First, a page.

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Barack Obama's election is being celebrated in much of the world, which is hoping for radical change after one of history's most unpopular administrations. We look Obama's transition into the presidency, and at expectations that might be fulfilled and those that might not.  Also, no felony convicted has ever been elected to the United States Senate.  Alaska Republican Ted Sevens may break the mold.

Banner image: Supporters of President-elect Barak Obama celebrate on the Champs-Elysees in Paris. Photo: Boris Horvat/AFP/Getty Images

Making News Obama Transitions into the Presidency 6 MIN, 11 SEC

After a cabinet meeting today, President Bush addressed his staff, massed on the south lawn of the White House, and promised an "unprecedented effort" to make the transition to the Obama Administration a smooth one. He said he'll make sure his successor can hit the ground running.  For his part, Barack Obama has made his first appointment, that of Congressman Rahm Emanuel as his Chief of Staff. Anne Kornblut reports on national politics for the Washington Post.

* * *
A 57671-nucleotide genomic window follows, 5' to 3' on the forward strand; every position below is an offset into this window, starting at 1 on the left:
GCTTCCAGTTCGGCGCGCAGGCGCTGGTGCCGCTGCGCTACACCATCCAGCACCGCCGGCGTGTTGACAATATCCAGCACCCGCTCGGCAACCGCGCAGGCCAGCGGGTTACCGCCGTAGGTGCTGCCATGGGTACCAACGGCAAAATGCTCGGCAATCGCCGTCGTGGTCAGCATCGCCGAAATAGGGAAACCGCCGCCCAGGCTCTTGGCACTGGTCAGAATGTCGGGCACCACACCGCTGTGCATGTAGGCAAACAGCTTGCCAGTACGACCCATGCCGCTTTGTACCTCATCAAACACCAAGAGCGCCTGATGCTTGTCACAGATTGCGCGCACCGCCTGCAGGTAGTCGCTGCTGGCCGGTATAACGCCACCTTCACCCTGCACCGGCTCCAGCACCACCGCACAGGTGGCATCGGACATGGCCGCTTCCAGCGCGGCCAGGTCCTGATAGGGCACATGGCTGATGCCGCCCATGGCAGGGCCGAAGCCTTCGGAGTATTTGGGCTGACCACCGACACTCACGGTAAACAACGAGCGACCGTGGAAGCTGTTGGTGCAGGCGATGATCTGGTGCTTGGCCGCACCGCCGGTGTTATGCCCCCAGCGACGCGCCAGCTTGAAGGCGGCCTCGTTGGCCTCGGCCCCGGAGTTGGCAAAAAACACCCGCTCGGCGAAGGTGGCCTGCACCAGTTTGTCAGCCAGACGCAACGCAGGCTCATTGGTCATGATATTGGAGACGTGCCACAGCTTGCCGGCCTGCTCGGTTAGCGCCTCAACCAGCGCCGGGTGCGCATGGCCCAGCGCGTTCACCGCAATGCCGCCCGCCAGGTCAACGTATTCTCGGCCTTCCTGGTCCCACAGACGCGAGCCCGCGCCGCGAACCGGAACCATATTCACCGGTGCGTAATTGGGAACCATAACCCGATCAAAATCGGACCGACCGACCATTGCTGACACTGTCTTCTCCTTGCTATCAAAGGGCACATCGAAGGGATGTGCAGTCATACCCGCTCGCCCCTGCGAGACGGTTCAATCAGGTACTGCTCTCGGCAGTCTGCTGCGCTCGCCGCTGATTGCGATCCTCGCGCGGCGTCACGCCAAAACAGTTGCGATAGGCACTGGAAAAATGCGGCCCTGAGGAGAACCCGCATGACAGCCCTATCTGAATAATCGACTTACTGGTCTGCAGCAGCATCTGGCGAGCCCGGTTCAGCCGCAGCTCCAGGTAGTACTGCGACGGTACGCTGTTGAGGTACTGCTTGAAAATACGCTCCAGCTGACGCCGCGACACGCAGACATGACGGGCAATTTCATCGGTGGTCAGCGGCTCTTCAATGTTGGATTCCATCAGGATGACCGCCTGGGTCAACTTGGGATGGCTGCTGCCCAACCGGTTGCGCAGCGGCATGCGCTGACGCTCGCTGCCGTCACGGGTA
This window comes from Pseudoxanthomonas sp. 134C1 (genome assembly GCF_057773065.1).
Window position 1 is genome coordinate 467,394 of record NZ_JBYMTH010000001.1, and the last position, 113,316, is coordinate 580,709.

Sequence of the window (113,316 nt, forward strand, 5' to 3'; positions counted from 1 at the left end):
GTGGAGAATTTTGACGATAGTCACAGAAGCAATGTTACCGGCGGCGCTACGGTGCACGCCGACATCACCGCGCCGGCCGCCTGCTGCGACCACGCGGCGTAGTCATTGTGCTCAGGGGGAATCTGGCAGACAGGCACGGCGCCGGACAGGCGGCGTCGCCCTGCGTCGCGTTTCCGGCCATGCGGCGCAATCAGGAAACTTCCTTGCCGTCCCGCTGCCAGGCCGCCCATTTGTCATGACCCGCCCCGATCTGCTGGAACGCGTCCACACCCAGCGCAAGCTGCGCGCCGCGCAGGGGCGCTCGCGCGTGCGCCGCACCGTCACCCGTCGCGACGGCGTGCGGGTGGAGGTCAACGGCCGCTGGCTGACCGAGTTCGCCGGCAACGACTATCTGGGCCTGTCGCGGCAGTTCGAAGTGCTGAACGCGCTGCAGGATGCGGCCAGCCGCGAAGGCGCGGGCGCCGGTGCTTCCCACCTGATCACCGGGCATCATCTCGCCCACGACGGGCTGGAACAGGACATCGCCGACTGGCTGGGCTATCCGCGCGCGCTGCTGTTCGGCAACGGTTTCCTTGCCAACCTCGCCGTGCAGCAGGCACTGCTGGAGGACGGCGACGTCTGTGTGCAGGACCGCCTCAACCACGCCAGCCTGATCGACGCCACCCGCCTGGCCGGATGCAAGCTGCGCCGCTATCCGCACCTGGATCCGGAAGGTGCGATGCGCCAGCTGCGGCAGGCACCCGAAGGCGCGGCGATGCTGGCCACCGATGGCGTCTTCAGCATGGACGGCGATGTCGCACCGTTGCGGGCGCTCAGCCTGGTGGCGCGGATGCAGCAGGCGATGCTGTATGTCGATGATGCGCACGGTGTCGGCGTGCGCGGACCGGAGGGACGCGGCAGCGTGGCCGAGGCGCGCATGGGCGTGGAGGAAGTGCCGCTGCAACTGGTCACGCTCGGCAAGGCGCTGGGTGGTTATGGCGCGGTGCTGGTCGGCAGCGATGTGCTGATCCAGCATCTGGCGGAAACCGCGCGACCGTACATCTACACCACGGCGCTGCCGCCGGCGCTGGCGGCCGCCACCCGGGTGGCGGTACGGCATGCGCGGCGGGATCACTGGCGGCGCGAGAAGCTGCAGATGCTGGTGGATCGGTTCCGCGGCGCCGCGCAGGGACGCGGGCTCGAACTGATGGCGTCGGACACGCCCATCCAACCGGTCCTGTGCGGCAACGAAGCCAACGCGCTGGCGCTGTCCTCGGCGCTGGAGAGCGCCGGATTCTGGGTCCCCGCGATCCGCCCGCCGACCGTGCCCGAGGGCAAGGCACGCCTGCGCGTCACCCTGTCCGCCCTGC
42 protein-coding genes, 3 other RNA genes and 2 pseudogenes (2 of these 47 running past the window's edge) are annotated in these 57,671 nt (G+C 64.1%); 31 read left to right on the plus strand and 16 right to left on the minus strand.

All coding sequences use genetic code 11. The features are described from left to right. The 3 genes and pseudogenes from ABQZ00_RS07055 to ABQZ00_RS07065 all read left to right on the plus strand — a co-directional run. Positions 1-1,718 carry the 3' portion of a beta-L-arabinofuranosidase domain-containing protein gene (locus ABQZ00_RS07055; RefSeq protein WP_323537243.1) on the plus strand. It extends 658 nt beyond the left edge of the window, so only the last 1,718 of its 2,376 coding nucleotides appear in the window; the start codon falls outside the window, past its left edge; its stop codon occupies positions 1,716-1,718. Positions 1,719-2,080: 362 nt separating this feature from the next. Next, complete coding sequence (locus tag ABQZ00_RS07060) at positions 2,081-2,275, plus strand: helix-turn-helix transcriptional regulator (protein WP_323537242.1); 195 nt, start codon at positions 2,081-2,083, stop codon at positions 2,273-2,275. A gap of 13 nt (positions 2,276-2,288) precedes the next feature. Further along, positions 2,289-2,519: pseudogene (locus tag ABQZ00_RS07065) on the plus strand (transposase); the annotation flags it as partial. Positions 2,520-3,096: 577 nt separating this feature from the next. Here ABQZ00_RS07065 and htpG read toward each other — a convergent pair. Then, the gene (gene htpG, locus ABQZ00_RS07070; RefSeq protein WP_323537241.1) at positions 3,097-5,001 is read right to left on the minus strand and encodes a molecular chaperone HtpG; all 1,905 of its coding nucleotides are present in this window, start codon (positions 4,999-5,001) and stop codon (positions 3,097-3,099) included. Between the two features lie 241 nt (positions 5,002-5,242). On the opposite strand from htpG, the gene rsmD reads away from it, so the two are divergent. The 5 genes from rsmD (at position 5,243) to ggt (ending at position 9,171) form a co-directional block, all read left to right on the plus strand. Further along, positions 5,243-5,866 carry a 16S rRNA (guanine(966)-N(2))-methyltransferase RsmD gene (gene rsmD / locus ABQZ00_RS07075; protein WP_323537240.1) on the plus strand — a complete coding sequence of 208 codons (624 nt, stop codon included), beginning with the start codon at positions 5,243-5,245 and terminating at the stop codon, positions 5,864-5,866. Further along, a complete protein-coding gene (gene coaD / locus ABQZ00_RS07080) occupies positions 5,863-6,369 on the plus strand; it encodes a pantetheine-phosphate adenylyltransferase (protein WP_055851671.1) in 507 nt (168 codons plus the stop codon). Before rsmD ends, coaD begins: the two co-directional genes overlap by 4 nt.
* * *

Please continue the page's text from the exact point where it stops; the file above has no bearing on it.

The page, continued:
Anne Kornblut, White House Correspondent, Washington Post

Main Topic Overseas Reaction to Obama Election 35 MIN, 39 SEC

"We are dreaming, we Europeans, of Obamaland"—a place of sunshine and music, conciliation and concord.  That's an abbreviated quotation from an editorial this week in the Independent of London, contemplating Barack Obama's election. In the United States, Barack Hussein Obama won a comfortable majority. In the rest of the World, he won by a landslide. After much talk of America's decline, his election has restored it as a symbol of opportunity in Europe, Africa, the Middle East and parts of Asia. But biography is one thing, and policy is another. Obama may well have created expectations he'll never fulfill. We discuss the anticipation of radical change and possibility of a different scenario. 

Mary Dejevsky, The Independent (@marydejevsky)
Pap Ndiaye, Associate Professor of History, School for Advanced Studies in Social Sciences
Najam Sethi, Friday Times and Daily Times (@najam_sethi)
Yossi Alpher, Israeli consultant and author
Fawaz Gerges, London School of Economics and Politics

Reporter's Notebook A Felon in the US Senate? 7 MIN, 3 SEC

Alaska's Ted Stevens, the longest serving Republican in the Senate, was convicted last week of seven felony charges.  But he continued his race for re-election, and with votes still coming in, he's clinging onto a narrow lead over Anchorage Mayor Mark Begich, the Democrat who dared to challenge him. Carl Shepro, Professor of Political Science at the University of Alaska Anchorage, has more on the first convicted felon ever to win a race for the US Senate.

Carl Shepro, Professor of Political Science, University of Alaska Anchorage

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